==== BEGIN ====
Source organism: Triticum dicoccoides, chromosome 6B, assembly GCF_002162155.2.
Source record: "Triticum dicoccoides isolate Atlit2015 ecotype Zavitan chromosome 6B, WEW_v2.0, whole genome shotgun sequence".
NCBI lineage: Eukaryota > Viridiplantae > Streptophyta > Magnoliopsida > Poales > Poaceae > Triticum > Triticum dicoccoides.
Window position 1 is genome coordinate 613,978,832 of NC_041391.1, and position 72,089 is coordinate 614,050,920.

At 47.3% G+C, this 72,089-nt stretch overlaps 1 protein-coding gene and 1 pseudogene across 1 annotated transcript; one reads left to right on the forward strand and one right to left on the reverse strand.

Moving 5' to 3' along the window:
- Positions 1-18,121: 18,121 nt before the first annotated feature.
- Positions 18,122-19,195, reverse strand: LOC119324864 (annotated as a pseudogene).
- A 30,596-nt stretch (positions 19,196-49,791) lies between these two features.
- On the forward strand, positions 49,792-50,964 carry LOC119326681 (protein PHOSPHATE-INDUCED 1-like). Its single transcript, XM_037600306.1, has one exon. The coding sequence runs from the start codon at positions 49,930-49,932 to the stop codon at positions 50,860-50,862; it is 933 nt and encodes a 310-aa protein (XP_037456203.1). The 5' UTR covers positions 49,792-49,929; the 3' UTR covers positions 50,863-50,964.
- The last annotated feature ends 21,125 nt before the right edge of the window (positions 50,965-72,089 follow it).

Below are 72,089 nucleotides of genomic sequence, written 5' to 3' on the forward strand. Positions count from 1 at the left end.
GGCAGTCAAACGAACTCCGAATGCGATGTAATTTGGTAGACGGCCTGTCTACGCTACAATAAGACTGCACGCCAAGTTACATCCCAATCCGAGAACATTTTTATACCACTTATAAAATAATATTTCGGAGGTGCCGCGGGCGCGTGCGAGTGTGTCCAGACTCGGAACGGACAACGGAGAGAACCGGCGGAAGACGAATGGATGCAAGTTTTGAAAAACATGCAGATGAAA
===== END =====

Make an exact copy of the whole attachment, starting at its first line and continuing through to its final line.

Source organism: Triticum dicoccoides, chromosome 6B, assembly GCF_002162155.2.
Source record: "Triticum dicoccoides isolate Atlit2015 ecotype Zavitan chromosome 6B, WEW_v2.0, whole genome shotgun sequence".
NCBI lineage: Eukaryota > Viridiplantae > Streptophyta > Magnoliopsida > Poales > Poaceae > Triticum > Triticum dicoccoides.
Window position 1 is genome coordinate 613,978,832 of NC_041391.1, and position 72,089 is coordinate 614,050,920.

At 47.3% G+C, this 72,089-nt stretch overlaps 1 protein-coding gene and 1 pseudogene across 1 annotated transcript; one reads left to right on the forward strand and one right to left on the reverse strand.

Moving 5' to 3' along the window:
- Positions 1-18,121: 18,121 nt before the first annotated feature.
- Positions 18,122-19,195, reverse strand: LOC119324864 (annotated as a pseudogene).
- A 30,596-nt stretch (positions 19,196-49,791) lies between these two features.
- On the forward strand, positions 49,792-50,964 carry LOC119326681 (protein PHOSPHATE-INDUCED 1-like). Its single transcript, XM_037600306.1, has one exon. The coding sequence runs from the start codon at positions 49,930-49,932 to the stop codon at positions 50,860-50,862; it is 933 nt and encodes a 310-aa protein (XP_037456203.1). The 5' UTR covers positions 49,792-49,929; the 3' UTR covers positions 50,863-50,964.
- The last annotated feature ends 21,125 nt before the right edge of the window (positions 50,965-72,089 follow it).

Below are 72,089 nucleotides of genomic sequence, written 5' to 3' on the forward strand. Positions count from 1 at the left end.
GGCAGTCAAACGAACTCCGAATGCGATGTAATTTGGTAGACGGCCTGTCTACGCTACAATAAGACTGCACGCCAAGTTACATCCCAATCCGAGAACATTTTTATACCACTTATAAAATAATATTTCGGAGGTGCCGCGGGCGCGTGCGAGTGTGTCCAGACTCGGAACGGACAACGGAGAGAACCGGCGGAAGACGAATGGATGCAAGTTTTGAAAAACATGCAGATGAAA